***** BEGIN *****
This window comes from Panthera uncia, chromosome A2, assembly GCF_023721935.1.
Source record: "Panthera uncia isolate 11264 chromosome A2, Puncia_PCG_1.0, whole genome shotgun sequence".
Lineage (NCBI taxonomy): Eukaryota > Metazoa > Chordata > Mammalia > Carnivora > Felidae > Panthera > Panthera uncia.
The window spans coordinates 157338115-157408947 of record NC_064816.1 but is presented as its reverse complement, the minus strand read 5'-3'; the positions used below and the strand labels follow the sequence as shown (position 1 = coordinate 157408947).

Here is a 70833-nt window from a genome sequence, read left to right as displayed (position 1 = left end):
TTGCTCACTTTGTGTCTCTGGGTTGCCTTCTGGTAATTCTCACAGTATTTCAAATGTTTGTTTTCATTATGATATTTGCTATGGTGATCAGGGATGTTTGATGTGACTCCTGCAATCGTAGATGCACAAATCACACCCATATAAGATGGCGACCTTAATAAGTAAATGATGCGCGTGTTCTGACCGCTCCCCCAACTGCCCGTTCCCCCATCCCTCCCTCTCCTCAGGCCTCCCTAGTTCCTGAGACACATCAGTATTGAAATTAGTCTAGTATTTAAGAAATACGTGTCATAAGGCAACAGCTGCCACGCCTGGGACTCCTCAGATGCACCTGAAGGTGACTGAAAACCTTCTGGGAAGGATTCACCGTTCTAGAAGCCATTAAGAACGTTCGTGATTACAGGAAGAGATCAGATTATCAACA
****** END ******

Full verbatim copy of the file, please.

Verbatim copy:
This window comes from Panthera uncia, chromosome A2, assembly GCF_023721935.1.
Source record: "Panthera uncia isolate 11264 chromosome A2, Puncia_PCG_1.0, whole genome shotgun sequence".
Lineage (NCBI taxonomy): Eukaryota > Metazoa > Chordata > Mammalia > Carnivora > Felidae > Panthera > Panthera uncia.
The window spans coordinates 157338115-157408947 of record NC_064816.1 but is presented as its reverse complement, the minus strand read 5'-3'; the positions used below and the strand labels follow the sequence as shown (position 1 = coordinate 157408947).

Here is a 70833-nt window from a genome sequence, read left to right as displayed (position 1 = left end):
TTGCTCACTTTGTGTCTCTGGGTTGCCTTCTGGTAATTCTCACAGTATTTCAAATGTTTGTTTTCATTATGATATTTGCTATGGTGATCAGGGATGTTTGATGTGACTCCTGCAATCGTAGATGCACAAATCACACCCATATAAGATGGCGACCTTAATAAGTAAATGATGCGCGTGTTCTGACCGCTCCCCCAACTGCCCGTTCCCCCATCCCTCCCTCTCCTCAGGCCTCCCTAGTTCCTGAGACACATCAGTATTGAAATTAGTCTAGTATTTAAGAAATACGTGTCATAAGGCAACAGCTGCCACGCCTGGGACTCCTCAGATGCACCTGAAGGTGACTGAAAACCTTCTGGGAAGGATTCACCGTTCTAGAAGCCATTAAGAACGTTCGTGATTACAGGAAGAGATCAGATTATCAACA